Primary and secondary emotions


We can distinguish between two types of emotions: primary emotions and secondary emotions. Primary emotions are direct emotional reactions to a situation, and they are called primary because they come first. It is your very first reaction to a situation or an event, and they alert you about your needs.

A typical example is if you get angry as a result of someone being ruthless to you or someone you love, and you feel a need to protect or set boundaries. Then the feeling of anger is a primary emotion and it helps you to protect what is important to you by making it more likely you assert yourself.

However, we don’t always know or show what we feel. You might experience unwanted feelings, or feelings that you have learned that are not ok to express. That is when you usually encounter your secondary emotions. A secondary emotion is an emotional response to a primary emotion, thus an emotion about what you feel.

For example, if someone who is important to you says something hurtful to you, you may become sad. That would be a primary sadness. If experiencing sadness for some reason might be difficult to you, you may also notice that you get angry. The anger then is a secondary reaction, since it is a reaction to your sadness.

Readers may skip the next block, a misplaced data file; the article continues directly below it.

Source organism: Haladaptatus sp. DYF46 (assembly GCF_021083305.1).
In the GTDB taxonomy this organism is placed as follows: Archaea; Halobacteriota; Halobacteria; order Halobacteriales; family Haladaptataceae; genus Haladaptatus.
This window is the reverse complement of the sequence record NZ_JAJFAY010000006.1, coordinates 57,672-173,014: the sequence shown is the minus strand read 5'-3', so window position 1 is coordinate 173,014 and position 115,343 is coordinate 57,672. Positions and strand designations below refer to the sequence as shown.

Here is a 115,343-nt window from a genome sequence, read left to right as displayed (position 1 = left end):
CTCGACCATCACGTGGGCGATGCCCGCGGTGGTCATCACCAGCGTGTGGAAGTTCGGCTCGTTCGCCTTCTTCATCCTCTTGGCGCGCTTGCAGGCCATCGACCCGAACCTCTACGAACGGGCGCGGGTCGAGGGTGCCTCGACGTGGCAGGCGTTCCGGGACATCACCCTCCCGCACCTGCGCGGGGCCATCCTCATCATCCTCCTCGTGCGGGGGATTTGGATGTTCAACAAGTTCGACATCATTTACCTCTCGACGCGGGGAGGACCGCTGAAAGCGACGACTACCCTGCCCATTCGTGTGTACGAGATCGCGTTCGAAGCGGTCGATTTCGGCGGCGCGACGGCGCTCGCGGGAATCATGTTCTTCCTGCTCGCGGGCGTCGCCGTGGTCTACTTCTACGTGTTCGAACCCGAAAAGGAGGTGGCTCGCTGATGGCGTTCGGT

There is a tendency in our society for men to show anger when they are experiencing more vulnerable feelings like sadness or shame, and there is a tendency for women to show sadness or guilt when they are experiencing anger.

Our primary emotions are usually basic emotions like sadness, fear, shame, anger and joy. In theory, all the basic feelings can also be secondary. However, some secondary emotions are more typical than others, such as anxiety, irritation, global depressed mood, aggression, rage and emptiness or hopelessness.

The reason that secondary emotions usually aren’t helpful is that they cover up what you really feel and send confusing signals to the outside world about what you need. For example, if you are sad and need support and closeness, signaling secondary anger, anger will tell others that they should stay away and thus create distance.

If you have a strong emotional response and it doesn’t go away it may sometimes be worth to take another look at what is going on inside yourselfWhat am I truly feeling right now?